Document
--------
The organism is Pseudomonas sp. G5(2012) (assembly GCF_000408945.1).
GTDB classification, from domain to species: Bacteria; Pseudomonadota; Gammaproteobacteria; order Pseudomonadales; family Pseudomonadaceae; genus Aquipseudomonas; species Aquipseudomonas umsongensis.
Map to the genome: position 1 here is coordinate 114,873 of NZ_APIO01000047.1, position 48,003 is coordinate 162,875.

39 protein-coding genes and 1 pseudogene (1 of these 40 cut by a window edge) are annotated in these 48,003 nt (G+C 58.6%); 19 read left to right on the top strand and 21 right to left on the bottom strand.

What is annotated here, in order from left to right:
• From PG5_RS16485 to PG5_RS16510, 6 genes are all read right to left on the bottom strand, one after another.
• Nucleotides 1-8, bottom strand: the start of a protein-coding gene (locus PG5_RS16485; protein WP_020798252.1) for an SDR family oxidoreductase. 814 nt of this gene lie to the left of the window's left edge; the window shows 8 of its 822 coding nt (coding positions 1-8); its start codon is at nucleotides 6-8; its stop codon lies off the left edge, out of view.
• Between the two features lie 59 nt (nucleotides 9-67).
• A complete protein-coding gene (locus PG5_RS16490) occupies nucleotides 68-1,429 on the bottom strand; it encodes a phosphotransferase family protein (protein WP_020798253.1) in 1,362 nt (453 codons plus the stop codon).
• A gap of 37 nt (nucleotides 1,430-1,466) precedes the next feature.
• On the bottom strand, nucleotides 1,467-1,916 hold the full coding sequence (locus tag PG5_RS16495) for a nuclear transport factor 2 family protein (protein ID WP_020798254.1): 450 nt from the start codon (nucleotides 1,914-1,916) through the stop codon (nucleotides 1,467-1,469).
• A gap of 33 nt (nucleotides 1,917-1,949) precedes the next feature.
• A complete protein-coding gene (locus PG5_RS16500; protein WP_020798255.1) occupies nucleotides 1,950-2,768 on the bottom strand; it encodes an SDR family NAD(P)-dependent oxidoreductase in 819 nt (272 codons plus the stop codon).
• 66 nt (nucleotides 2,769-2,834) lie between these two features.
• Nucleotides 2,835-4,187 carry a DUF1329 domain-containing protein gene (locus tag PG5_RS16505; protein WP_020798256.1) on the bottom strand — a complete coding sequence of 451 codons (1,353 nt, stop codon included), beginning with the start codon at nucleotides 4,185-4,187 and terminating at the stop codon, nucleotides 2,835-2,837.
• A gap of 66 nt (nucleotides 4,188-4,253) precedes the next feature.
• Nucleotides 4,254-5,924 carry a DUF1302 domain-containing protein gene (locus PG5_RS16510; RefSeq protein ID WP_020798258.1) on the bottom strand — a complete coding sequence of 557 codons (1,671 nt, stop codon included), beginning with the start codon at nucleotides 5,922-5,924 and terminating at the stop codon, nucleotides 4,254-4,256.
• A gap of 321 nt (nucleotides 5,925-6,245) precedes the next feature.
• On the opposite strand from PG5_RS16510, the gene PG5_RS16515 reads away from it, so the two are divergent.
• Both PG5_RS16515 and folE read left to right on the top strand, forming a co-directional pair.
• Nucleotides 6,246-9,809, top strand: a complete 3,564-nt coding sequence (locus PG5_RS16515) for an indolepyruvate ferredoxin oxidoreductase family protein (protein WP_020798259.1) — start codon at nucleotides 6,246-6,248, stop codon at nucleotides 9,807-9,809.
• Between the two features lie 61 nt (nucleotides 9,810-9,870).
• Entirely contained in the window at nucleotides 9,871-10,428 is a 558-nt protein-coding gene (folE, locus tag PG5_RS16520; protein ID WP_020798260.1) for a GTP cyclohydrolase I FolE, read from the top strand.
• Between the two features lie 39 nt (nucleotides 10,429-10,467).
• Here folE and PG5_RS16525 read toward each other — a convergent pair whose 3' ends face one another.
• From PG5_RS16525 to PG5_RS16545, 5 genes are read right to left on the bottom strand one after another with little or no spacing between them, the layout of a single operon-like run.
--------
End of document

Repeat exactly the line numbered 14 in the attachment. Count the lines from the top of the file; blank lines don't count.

• 66 nt (nucleotides 2,769-2,834) lie between these two features.